Director: Kar Wai Wong
Runtime: 130 minutes
Say what you will about director Kar Wai Wong, but the man knows how to craft an elegant, lush film. This is clearly on display in The Grandmaster (to be released as Grandmasters in the US), Wong's first film in nearly five years. The Grandmaster certainly marks a step in the right direction after 2008's odd My Blueberry Nights (his English language debut). With so many big names from Asian cinema making their English debuts this year, there remains something exciting about Wong returning to his native tongue to explore the martial arts/wuxia genre. Yet even though Wong is technically returning to his comfort zone (language-wise), his long-delayed look at the life of Yip Man is a strangely uneven outing. It's as beautiful as anything the director has put on the silver screen, and it has an elegant flow, yet it suffers from a screenplay that is all over the map. However, the film's polish holds the film together more than one might expect, resulting in something of an elegantly disjointed anomaly.
Though The Grandmaster still boasts Wong's signature dreamy visuals (complete with slow-motion, both blurry and smooth), this film immediately announces itself as a departure from the director's recent work. Barely a minute after the opening credits finish, we're plunged into an expertly choreographed fight in a rainy street. Like some scaled down version of the Neo vs. Mr. Smith scene, Yip Man (Wong regular Tony Leung) takes down a horde of assailants, all while never losing control of the fight (or his hat).
Yet even though the opening is a highly energized work of visual prowess, what follows is more reliant on exposition. Early on, Yip's voice over is nicely laid over some establishing footage. As time progresses, however, we realize that the opening voice over is virtually all that The Grandmaster considers necessary for character development. Leung has delivered strong work under Wong's guidance before, yet he is poorly served by the screenplay. The bulk of Yip's story is grounded in his quest to master various schools of martial arts, yet Wong never allows this quest to speak to anything deeper. There are lines about the various techniques (and even philosophies) of the different schools, but they alternate between strictly technical and strictly superficial.
More compelling is the secondary story, revolving around Gong Er (Ziyi Zhang), and a quest for revenge against a traitor during the Japanese occupation of China. Wong seems to agree. Once Er enters the story, the film seems more interested in completing her arc, while only periodically checking in on Yip Man's training (as well as his burgeoning reputation). When the film segues into its lovely denouement, only Er's story seems to matter, while Yip might as well be nothing more than a blank audience stand-in. Both stories should have plenty to offer, purely from a narrative stand point. It's this potential that makes The Grandmaster's story structure so frustrating upon reflection. Wong has tried to reach too far, and has created a misshapen film, rather than an expansive and atmospheric epic. This is most evident in a subplot about The Razor Yixiantian (Chen Chang), that is reduced to a standalone sequence which Wong (and his editor) merely leaves hanging in mid-air.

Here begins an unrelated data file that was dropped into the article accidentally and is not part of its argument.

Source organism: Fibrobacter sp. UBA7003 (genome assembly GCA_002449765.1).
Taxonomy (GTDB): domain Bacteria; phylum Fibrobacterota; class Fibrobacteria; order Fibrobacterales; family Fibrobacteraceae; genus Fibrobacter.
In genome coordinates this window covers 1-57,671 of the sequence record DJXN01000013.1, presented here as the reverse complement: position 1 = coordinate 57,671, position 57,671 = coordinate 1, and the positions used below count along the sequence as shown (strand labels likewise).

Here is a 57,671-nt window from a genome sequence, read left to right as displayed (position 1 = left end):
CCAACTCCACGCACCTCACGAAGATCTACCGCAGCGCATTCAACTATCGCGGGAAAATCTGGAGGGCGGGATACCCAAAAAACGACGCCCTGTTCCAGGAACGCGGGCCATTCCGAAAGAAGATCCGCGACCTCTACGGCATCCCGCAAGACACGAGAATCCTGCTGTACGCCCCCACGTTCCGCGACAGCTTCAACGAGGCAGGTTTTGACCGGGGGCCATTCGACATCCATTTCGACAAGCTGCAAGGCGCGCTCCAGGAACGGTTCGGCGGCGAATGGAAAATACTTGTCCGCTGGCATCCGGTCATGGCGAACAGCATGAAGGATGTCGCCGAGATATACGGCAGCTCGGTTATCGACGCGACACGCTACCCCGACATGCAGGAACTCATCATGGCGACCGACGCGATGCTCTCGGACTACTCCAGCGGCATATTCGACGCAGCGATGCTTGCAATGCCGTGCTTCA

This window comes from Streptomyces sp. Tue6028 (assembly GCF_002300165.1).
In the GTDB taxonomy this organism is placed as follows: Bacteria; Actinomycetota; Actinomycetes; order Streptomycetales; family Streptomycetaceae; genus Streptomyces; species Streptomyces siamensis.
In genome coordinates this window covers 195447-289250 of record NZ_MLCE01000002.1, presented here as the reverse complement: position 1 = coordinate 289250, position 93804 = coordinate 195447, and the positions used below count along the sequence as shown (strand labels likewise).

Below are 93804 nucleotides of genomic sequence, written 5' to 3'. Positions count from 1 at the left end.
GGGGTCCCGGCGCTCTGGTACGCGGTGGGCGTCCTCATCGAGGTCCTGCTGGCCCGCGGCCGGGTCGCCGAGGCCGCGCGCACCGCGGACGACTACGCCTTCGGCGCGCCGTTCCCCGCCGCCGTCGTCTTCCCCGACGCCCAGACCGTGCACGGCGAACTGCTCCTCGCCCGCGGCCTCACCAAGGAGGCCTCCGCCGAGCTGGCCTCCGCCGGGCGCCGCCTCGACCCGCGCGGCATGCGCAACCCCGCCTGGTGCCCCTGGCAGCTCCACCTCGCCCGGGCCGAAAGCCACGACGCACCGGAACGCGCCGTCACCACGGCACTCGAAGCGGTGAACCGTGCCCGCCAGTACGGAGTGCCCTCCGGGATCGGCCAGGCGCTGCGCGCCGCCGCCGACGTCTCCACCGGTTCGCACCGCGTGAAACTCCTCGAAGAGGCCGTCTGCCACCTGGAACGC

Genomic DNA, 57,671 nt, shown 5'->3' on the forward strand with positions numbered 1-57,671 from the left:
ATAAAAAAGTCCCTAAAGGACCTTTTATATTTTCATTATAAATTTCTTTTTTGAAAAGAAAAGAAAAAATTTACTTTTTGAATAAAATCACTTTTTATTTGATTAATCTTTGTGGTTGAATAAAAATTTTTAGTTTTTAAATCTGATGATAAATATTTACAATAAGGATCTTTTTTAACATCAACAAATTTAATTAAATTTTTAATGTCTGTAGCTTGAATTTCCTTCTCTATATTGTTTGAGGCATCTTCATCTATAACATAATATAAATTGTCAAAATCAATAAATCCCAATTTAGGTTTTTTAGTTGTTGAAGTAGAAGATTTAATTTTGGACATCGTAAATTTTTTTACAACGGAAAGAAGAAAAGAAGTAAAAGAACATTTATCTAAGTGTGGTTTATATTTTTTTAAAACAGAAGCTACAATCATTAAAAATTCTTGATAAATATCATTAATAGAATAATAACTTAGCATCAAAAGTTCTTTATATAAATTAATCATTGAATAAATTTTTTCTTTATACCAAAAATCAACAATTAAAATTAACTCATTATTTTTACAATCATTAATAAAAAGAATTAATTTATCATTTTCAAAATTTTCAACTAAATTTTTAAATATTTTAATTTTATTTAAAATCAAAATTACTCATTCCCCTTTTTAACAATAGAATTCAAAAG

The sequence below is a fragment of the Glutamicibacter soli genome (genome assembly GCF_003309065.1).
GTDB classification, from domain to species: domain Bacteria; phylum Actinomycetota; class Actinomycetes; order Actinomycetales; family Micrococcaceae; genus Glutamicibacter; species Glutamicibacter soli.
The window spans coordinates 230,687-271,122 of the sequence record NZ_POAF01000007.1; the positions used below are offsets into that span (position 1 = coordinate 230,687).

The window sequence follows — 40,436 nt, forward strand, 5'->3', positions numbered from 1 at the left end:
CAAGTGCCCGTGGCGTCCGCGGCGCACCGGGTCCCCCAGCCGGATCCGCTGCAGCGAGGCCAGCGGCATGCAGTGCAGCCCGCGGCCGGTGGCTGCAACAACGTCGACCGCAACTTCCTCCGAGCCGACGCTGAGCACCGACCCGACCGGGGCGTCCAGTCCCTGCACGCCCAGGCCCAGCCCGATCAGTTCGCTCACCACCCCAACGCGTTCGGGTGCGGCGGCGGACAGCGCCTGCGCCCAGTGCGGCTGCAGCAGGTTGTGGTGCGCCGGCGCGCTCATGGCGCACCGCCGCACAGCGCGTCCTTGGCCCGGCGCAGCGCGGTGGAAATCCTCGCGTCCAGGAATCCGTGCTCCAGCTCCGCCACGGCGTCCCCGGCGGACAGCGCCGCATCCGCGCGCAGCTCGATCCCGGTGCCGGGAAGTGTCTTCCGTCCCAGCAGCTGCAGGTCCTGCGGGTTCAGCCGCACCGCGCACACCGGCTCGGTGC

However, it should be noted that most of The Grandmaster's problems can be somewhat ignored while watching the film. In addition to looking gorgeous, it has the benefit of some outstanding fight sequences masterfully choreographed by Woo-Ping Yuen. Considering that Wong's last few films have been built around solemn romantic longing, it's refreshing to see him tackle his action scenes with such exciting results. Even as he plays with so many different frame rates, the editing often strings them together in such a manner that elevates the action set-pieces, and allows them to work in-sync with Wong's style. Unsurprisingly, the rest of the film looks gorgeous as well, with everything from costumes to sets filled with lush dark colors. The aesthetic is so consistent and convincing that it ensures that The Grandmaster is a pleasurable viewing experience in the moment, faults and all.
And while Leung is left with little to work with, Zhang is able to elevate her material just enough so that the film isn't left feeling completely empty. Part of this is, of course, due to her story having legitimate stakes. Yip perfects his art in peace, while Er does so on a quest for justice. As such, there's more to connect with in Er's story, even as Wong frustratingly refuses to go more than a centimeter beneath the glossy surface. It's the closest that The Grandmaster comes to having a beating heart beneath all of the lush visuals.
Often in cases like this, blame would be placed on the stylistic flourishes, but that's not exactly true of The Grandmaster. It comes down to the screenplay (and perhaps some of the months of work in the editing room). Style can often derail a good or solid script, but here the style is actually pulling double duty in order to compensate for the script's shortcomings. For all of the empty melodrama that fills up The Grandmaster, it packs a mildly affecting resolution. Only at the end does it truly begin to explore the convictions of these fighters, and their relationship with the world around them. The level of depth that it achieves in its final moments, however, is where it should have started, rather than ended.